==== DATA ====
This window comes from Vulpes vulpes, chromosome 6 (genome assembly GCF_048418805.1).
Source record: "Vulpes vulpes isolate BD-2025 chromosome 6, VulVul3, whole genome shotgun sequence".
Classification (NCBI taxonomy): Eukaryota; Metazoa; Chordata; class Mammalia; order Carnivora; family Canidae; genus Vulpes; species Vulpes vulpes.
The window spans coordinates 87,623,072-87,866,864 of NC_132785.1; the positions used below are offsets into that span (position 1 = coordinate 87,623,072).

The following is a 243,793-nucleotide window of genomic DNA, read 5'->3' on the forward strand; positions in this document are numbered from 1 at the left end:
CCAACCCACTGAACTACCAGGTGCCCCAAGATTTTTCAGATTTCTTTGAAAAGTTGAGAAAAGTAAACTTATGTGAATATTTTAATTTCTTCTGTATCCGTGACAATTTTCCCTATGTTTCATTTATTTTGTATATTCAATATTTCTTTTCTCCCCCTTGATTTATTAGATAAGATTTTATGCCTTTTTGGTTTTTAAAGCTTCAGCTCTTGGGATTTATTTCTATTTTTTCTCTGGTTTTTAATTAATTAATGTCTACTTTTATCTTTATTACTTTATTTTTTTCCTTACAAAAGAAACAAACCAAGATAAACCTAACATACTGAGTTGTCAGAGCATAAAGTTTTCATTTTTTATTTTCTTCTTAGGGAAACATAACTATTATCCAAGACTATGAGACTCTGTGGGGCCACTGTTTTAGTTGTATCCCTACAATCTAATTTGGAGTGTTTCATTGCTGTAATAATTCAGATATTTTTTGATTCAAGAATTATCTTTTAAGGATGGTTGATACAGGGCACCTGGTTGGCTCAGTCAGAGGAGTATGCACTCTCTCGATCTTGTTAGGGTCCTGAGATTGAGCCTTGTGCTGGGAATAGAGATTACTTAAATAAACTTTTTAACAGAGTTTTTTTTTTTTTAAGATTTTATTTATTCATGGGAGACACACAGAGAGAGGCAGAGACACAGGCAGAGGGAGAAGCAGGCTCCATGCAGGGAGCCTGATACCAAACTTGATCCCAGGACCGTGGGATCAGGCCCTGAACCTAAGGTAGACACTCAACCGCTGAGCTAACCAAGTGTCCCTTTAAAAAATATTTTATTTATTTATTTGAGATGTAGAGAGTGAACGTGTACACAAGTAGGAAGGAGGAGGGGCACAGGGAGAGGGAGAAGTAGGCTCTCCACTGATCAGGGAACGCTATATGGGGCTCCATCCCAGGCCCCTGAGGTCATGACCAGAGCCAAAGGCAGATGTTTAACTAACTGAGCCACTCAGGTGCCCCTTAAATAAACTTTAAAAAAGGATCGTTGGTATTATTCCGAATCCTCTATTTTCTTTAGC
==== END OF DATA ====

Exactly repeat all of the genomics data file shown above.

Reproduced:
This window comes from Vulpes vulpes, chromosome 6 (genome assembly GCF_048418805.1).
Source record: "Vulpes vulpes isolate BD-2025 chromosome 6, VulVul3, whole genome shotgun sequence".
Classification (NCBI taxonomy): Eukaryota; Metazoa; Chordata; class Mammalia; order Carnivora; family Canidae; genus Vulpes; species Vulpes vulpes.
The window spans coordinates 87,623,072-87,866,864 of NC_132785.1; the positions used below are offsets into that span (position 1 = coordinate 87,623,072).

The following is a 243,793-nucleotide window of genomic DNA, read 5'->3' on the forward strand; positions in this document are numbered from 1 at the left end:
CCAACCCACTGAACTACCAGGTGCCCCAAGATTTTTCAGATTTCTTTGAAAAGTTGAGAAAAGTAAACTTATGTGAATATTTTAATTTCTTCTGTATCCGTGACAATTTTCCCTATGTTTCATTTATTTTGTATATTCAATATTTCTTTTCTCCCCCTTGATTTATTAGATAAGATTTTATGCCTTTTTGGTTTTTAAAGCTTCAGCTCTTGGGATTTATTTCTATTTTTTCTCTGGTTTTTAATTAATTAATGTCTACTTTTATCTTTATTACTTTATTTTTTTCCTTACAAAAGAAACAAACCAAGATAAACCTAACATACTGAGTTGTCAGAGCATAAAGTTTTCATTTTTTATTTTCTTCTTAGGGAAACATAACTATTATCCAAGACTATGAGACTCTGTGGGGCCACTGTTTTAGTTGTATCCCTACAATCTAATTTGGAGTGTTTCATTGCTGTAATAATTCAGATATTTTTTGATTCAAGAATTATCTTTTAAGGATGGTTGATACAGGGCACCTGGTTGGCTCAGTCAGAGGAGTATGCACTCTCTCGATCTTGTTAGGGTCCTGAGATTGAGCCTTGTGCTGGGAATAGAGATTACTTAAATAAACTTTTTAACAGAGTTTTTTTTTTTTTAAGATTTTATTTATTCATGGGAGACACACAGAGAGAGGCAGAGACACAGGCAGAGGGAGAAGCAGGCTCCATGCAGGGAGCCTGATACCAAACTTGATCCCAGGACCGTGGGATCAGGCCCTGAACCTAAGGTAGACACTCAACCGCTGAGCTAACCAAGTGTCCCTTTAAAAAATATTTTATTTATTTATTTGAGATGTAGAGAGTGAACGTGTACACAAGTAGGAAGGAGGAGGGGCACAGGGAGAGGGAGAAGTAGGCTCTCCACTGATCAGGGAACGCTATATGGGGCTCCATCCCAGGCCCCTGAGGTCATGACCAGAGCCAAAGGCAGATGTTTAACTAACTGAGCCACTCAGGTGCCCCTTAAATAAACTTTAAAAAAGGATCGTTGGTATTATTCCGAATCCTCTATTTTCTTTAGC